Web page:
Dollar stuck near lows, Asian stocks slip
The dollar was stuck near an eight-month low on Thursday, ground down by expectations of more Federal Reserve easing, while Asian stocks pulled back slightly from a two-year high as markets took a breather from September’s strong rally.
The dollar (.DXY) is down 8.5 percent this quarter against a basket of world currencies, its worst quarter in over eight years, as a sluggish economy and stubbornly high unemployment levels have fueled expectations of another round of asset buying by the Fed.
Asian stocks ex-Japan fell 0.4 percent but were set for their best quarter in a year as investors poured money into regional markets on the back of robust economic growth driven by China.
The MSCI index of Asia Pacfic stocks outside Japan (.MIAPJ0000PUS) has gained over 17 percent this quarter, easily outperforming developed markets with the S&P 500 (.SPX) up 11 percent and European shares (.FTEU3) up 7.2 percent.
For the year to date, the ex-Japan index is up around 7 percent.
Japan’s Nikkei (.N225) fell 0.7 percent after U.S. stocks closed lower, but was set for its best monthly performance in six, helped by expectations that further easing would curb the yen’s strength.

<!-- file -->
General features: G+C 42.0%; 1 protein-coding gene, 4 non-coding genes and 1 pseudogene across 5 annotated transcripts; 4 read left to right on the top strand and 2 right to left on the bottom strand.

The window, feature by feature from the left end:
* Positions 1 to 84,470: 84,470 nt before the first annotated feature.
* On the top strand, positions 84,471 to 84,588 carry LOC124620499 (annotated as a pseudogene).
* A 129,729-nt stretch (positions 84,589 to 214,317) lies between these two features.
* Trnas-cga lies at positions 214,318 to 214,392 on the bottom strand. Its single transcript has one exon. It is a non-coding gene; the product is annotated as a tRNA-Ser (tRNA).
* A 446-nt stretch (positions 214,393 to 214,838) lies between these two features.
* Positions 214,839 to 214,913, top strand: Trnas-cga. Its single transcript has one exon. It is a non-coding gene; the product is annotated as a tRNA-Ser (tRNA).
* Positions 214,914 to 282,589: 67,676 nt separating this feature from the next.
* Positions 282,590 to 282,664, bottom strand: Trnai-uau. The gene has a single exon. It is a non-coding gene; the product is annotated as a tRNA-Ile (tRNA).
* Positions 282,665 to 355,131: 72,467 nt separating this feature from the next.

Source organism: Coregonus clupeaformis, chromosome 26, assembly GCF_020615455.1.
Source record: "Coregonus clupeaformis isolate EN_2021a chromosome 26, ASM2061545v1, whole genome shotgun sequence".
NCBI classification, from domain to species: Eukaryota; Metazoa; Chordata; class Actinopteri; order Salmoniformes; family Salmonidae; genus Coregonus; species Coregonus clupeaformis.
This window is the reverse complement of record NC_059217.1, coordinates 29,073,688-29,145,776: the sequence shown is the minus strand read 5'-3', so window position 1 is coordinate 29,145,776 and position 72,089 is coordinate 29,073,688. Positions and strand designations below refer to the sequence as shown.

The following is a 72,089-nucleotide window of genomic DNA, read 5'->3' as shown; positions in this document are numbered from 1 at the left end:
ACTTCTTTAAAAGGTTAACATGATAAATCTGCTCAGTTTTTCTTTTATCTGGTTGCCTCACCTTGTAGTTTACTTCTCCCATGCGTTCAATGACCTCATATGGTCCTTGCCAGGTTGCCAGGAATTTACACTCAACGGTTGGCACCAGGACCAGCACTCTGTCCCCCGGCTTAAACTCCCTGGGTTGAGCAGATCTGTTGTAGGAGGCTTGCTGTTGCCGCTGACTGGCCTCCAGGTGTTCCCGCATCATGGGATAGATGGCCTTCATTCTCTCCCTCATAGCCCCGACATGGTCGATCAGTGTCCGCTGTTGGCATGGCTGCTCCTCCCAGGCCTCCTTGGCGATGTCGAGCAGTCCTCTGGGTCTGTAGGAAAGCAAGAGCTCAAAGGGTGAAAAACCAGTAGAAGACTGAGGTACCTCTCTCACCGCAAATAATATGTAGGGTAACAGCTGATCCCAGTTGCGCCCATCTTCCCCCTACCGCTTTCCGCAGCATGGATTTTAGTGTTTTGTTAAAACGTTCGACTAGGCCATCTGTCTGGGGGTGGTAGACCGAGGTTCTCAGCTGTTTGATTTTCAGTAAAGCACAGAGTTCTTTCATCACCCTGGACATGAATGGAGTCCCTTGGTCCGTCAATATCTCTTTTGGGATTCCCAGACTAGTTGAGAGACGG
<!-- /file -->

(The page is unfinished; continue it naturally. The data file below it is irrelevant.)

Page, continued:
Mounting speculation that the Bank of Japan was preparing to ease monetary policy again and that it could take action at its meeting next Tuesday was keeping the yen’s gains in check.
Traders also remained wary of any further intervention by Tokyo to weaken its currency, as the dollar struggled against the yen.
By late morning it was at 83.80 yen, just above a 15-year low set just before Japan intervened to sell the yen on September 15.
“The big turning point in September was intervention. The move has helped to soothe fears about a further advance in the yen and put the stock market back on a recovery path,” said Masayuki Otani, chief market analyst at Securities Japan, Inc.
“Neither the United States nor Japan has changed their stance toward easing policy, and that will likely support the market. The domestic economy is seen slowing from now on, but a sharp slowdown is unlikely and stock prices will likely move to factor that in advance and build on gains.”
Japanese government bonds dipped on profit taking after the previous day’s rally, although weak industrial output data further clouded Japan’s economic outlook and helped to curb losses.
Gold ticked lower but held within sight of a record high hit in the previous session, underpinned by continued U.S. dollar weakness. Spot gold eased $1.80 to $1,307 by 10 p.m. ET.
(Additional reporting by Charlotte Cooper and Masayuki Kitano in Tokyo)
HONG KONG (Reuters)